Though the bank's critics had called for Stumpf to resign weeks ago, Wednesday's announcement did little to satisfy them. In fact, some immediately raised questions about Sloan's possible connection to the scandal.
"Mr. Stumpf’s retirement does nothing to answer the many questions that remain,” said Sen.
"We are still waiting for answers as to how Wells Fargo plans to right its wrongs against customers and the low-paid employees who weren't given the benefit of a retirement package when they were fired for refusing to cheat," he said.
"I remain concerned that incoming CEO Tim Sloan is also culpable in the recent scandal, serving in a central role in the chain of command that ought to have stopped this misconduct from happening. Indeed, as recently as June of this year, Mr. Sloan was telling the news media that Wells Fargo's aggressive cross-selling strategies were fundamentally sound and didn't need to change," she said in a statement.
Paulina Gonzalez, executive director of banking advocacy group California Reinvestment Coalition, said she wants to ensure there are "criminal investigations for anybody involved in the scandal" and also questioned Sloan's appointment given his tenure at the bank.
Carrie Tolstedt, the community banking executive who ran the division where much of the unauthorized accounts activity took place, reported to Sloan after he was named president last year.
"We have a lot of questions for Mr. Sloan," Gonzalez said. "He was there for the entirety of the accounts scandal."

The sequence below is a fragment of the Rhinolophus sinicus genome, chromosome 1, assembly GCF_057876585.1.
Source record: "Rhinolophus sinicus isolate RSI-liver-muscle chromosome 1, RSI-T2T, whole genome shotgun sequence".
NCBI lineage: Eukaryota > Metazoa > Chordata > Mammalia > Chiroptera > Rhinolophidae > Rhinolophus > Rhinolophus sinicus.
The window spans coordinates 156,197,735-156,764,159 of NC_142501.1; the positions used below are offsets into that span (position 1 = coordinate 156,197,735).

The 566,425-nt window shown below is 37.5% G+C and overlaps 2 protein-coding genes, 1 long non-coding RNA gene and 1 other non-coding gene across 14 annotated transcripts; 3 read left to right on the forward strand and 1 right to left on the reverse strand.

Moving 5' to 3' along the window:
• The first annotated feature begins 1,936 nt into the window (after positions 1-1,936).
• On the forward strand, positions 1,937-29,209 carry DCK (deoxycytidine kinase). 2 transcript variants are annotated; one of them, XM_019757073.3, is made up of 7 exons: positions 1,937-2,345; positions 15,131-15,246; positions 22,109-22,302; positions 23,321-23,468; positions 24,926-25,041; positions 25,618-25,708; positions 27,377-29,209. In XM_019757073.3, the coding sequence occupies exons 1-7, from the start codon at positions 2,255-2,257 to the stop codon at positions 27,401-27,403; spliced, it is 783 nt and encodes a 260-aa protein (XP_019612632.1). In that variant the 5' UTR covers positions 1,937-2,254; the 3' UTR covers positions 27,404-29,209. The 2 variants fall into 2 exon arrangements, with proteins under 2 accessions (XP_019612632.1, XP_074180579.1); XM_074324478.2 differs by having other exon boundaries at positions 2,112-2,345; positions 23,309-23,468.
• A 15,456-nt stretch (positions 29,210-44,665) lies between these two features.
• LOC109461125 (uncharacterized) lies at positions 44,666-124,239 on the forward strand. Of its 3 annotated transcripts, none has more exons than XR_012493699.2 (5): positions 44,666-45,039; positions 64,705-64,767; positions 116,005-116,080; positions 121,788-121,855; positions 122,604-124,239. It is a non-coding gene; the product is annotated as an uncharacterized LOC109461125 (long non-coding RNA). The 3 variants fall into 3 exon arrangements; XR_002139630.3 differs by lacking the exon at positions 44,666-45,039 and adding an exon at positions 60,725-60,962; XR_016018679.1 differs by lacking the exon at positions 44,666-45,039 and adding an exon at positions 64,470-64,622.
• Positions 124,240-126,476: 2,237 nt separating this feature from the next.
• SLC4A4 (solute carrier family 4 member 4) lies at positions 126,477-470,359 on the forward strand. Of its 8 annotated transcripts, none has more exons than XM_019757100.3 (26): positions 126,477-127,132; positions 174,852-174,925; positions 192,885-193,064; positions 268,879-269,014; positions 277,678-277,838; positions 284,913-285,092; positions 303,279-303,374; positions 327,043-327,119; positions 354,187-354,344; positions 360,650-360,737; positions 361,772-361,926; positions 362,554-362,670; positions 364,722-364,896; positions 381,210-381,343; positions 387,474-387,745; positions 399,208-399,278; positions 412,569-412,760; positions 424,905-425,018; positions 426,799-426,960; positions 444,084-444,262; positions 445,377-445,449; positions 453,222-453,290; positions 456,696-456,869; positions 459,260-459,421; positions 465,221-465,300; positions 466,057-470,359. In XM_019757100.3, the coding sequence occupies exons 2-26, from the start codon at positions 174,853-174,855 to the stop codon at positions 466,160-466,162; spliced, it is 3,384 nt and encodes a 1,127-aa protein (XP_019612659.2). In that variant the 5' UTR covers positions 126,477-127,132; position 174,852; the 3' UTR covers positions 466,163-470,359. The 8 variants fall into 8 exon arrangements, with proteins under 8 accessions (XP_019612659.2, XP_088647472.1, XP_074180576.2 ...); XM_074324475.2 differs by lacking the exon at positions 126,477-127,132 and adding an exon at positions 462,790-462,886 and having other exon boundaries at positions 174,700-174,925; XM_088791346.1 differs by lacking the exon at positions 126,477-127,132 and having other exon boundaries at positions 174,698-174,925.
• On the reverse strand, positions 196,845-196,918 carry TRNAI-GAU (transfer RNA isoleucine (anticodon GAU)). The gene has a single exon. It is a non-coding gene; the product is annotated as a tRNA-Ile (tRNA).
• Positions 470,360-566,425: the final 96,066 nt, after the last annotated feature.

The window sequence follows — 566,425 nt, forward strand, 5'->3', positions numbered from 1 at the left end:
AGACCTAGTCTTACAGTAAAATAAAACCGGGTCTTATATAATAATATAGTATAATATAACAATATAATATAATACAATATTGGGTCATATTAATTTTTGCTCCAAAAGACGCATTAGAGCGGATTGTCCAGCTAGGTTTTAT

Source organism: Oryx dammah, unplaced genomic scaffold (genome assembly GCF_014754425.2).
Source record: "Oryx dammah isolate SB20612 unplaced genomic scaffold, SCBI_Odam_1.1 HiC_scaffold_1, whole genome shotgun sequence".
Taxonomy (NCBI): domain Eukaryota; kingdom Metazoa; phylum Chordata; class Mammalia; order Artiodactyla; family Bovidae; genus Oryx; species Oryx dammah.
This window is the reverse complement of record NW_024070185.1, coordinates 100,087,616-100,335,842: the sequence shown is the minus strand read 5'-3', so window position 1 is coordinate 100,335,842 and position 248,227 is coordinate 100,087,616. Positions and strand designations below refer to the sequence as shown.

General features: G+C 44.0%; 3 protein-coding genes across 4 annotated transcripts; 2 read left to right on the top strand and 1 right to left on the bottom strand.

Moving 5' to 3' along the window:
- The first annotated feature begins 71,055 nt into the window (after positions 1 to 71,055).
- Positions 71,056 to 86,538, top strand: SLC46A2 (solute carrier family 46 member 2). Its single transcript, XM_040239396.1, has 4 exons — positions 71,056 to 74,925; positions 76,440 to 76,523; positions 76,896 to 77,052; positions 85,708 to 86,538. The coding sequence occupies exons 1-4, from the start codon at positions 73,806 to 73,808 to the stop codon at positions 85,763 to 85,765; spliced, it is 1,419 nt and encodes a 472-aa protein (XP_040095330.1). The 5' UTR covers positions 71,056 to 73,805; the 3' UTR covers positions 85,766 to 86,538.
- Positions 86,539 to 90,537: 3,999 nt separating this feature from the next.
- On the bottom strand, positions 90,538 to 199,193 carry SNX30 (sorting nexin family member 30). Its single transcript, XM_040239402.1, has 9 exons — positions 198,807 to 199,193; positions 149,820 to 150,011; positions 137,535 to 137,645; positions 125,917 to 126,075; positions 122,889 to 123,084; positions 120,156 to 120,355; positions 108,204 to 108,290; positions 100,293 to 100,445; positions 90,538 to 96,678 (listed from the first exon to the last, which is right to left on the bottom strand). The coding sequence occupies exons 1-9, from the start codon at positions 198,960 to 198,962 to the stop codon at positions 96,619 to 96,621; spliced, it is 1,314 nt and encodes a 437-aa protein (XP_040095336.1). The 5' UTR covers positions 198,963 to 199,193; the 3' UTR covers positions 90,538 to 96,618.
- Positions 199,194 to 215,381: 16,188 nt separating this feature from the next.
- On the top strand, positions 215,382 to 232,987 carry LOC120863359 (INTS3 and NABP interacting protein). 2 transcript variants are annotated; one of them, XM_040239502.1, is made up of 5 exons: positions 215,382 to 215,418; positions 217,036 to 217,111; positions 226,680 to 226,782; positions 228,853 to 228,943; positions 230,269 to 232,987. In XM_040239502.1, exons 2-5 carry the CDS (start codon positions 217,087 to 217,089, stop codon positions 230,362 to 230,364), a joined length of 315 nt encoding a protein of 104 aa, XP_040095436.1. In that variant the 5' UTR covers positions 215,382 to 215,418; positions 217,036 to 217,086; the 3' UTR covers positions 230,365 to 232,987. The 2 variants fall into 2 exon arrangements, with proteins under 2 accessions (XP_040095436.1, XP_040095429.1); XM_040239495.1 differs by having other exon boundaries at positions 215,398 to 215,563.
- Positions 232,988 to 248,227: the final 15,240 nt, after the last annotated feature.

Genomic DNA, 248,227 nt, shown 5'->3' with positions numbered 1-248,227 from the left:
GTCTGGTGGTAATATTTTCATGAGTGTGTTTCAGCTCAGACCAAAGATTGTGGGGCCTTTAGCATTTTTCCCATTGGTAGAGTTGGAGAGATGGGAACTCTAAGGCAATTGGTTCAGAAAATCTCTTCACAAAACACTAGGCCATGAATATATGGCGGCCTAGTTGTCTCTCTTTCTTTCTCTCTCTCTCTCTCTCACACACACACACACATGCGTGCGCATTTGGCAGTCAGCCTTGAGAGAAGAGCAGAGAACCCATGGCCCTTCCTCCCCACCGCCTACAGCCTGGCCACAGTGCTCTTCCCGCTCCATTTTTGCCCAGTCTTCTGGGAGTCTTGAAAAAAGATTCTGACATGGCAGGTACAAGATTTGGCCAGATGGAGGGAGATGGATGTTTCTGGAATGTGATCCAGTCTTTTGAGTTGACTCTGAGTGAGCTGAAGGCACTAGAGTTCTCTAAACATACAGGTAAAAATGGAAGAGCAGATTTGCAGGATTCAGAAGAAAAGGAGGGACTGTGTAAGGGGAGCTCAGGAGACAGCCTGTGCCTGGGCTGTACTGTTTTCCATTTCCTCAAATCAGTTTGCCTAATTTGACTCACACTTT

Stumpf had said he intended to stay at his post, telling members of the House Financial Services Committee investigating the matter on Sept. 29 that he was "accountable for leading Wells Fargo as the company restores the trust of customers, team members and investors."
However, the ballooning scandal sparked a bevy of civil lawsuits, investigations by the Justice Department and calls for an industrywide probe into whether other banks might be pushing workers to open unauthorized accounts.
In retrospect, the beginning of the end for Stumpf came Sept. 8, the day the $185-million settlement with federal regulators and the Los Angeles city attorney's office, which had been investigating the bank's sales practices, was announced.
L.A. City Atty. Mike Feuer filed a lawsuit against the bank last year after starting an investigation prompted by the 2013 Times article. His legal action drew the Consumer Financial Protection Bureau and the Office of the Comptroller of the Currency into the probe.
Their investigation and an internal Wells Fargo review found that, since 2011, the bank had fired 5,300 workers for creating as many as 1.5 million checking and savings accounts, and more than 500,000 credit card accounts, without customers' permission.
Regulators said workers created those accounts as they tried to meet unrealistic sales goals that required workers to open a daily quota of new accounts.
Workers used personal information from existing customers to open new accounts, sometimes creating fake PINs, forging signatures and transferring customers' money into unauthorized accounts to make them appear legitimate.
The direct effect on consumers so far appears to be relatively small. The bank last month said it has already refunded about $25 on average to 100,000 customers to compensate for unauthorized fees and has set aside a total of $5 million for payouts. But some customers have complained unauthorized credit cards might have lowered their credit scores and raised their borrowing costs.